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Longtime secretary retiring from Pahrump Valley High

Anyone in academia knows that for a school to function properly, it needs a great principal’s secretary. They keep things afloat, orchestrating pretty much everything behind the scenes.

It’s not an easy job, and certainly isn’t for everyone. It’s a position where continuity matters in a position of such high transiency.

That’s why it will be a major blow for Pahrump Valley High School after they lose 31-year veteran Margarita Veloz Villa to retirement this May.

Margarita (a graduate of the old high school) has been at the new high school since its opening in August 1991. She has seen the community change quite a bit since then.

“When I first started with the school, we grew in attendance by over a 1,000 students, and added a bunch of new staff members, too. The school went through a remodeling process because we grew so much,” said Villa.

Margarita held numerous roles while at PVHS, some of which included coaching volleyball, basketball, and softball.

“Some of my proudest accomplishments were coaching with Bob Hopkins and Rich Lauver and getting four state championships in basketball and softball,” said Villa.

In her three-plus decades at the same school, Margarita proved to be the school’s matriarch of sorts.

“She graduated from PVHS – her daughters graduated from PVHS – and she is a pillar in our school – quite possibly our No. 1 fan,” said Desiree Veloz, PVHS principal.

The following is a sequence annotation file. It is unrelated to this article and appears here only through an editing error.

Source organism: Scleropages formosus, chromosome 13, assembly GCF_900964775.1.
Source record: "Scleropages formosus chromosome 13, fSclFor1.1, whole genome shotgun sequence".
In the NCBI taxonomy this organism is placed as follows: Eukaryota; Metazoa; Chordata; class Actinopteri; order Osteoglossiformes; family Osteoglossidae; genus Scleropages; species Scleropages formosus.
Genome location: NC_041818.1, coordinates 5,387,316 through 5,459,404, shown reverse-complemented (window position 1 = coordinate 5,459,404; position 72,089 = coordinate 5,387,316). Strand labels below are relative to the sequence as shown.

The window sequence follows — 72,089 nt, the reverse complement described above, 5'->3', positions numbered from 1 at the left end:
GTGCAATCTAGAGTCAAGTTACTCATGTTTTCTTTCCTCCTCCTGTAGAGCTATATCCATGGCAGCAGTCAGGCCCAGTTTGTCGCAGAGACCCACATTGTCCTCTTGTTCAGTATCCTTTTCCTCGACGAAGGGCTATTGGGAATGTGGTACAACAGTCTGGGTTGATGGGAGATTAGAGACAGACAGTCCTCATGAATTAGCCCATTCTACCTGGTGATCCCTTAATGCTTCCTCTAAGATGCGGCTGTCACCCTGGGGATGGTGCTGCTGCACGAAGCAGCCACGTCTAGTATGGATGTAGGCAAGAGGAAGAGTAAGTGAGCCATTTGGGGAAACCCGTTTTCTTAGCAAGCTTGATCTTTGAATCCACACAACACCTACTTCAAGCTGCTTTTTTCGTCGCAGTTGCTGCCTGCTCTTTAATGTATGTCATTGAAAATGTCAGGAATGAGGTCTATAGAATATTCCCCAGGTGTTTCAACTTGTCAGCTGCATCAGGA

But things didn’t always come so easily for Margarita on the job. Covid proved a bigger challenge than expected, for instance.

The principal’s secretary essentially has the keys to the car and their role involves filling in staff shortages, among many other things. At PVHS there is a lot of staff. Nearly 120 in all.

“Just trying to get all the classes covered with staff members missing school because of Covid was, by far, the hardest part of my 31 years in the district,” said Villa.

Things aren’t exactly back to normal, either, as staff shortages still plague much of the nation, including Nye County.

According to Villa, the school could use a little more help in the front office as well. But she is confident with the staff that’s in place.

Margarita’s mantra has been to work hard and be rewarded. It’s what got her through 31 years at the high school (and the previous eight years at Valley Bank) at such a high level.

And now with retirement on the horizon, her post-career plans will be just as simple as her mantra.

“I plan on traveling, enjoying the grandkids, and having more ‘me’ time,” said Villa.

As for advice for her replacement: “good luck,” she said.

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